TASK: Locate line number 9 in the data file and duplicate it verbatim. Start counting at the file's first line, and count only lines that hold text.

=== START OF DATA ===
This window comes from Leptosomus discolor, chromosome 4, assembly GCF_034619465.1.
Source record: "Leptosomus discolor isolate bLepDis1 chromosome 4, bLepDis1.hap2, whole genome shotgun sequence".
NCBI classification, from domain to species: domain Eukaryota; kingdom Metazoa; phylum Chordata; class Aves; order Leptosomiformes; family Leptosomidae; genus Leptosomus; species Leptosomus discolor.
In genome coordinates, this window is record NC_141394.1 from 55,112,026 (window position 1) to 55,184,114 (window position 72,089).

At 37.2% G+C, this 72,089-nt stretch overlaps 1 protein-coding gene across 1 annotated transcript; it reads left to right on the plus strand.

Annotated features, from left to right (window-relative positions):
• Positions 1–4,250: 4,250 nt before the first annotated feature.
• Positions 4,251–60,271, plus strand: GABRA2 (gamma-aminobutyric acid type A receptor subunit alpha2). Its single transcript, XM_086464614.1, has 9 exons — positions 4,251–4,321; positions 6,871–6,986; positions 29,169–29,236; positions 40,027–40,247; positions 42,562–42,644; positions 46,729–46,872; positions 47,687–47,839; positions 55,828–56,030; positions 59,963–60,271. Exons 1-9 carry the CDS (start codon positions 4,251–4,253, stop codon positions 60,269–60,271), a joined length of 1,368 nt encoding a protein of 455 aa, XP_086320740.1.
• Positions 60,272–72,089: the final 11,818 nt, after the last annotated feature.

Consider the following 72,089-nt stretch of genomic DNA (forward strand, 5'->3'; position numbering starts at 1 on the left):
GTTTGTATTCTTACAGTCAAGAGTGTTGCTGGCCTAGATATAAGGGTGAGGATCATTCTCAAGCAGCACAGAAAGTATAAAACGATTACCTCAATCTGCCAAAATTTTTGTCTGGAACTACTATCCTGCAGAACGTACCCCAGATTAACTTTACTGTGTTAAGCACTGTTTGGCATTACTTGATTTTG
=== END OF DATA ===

• Positions 60,272–72,089: the final 11,818 nt, after the last annotated feature.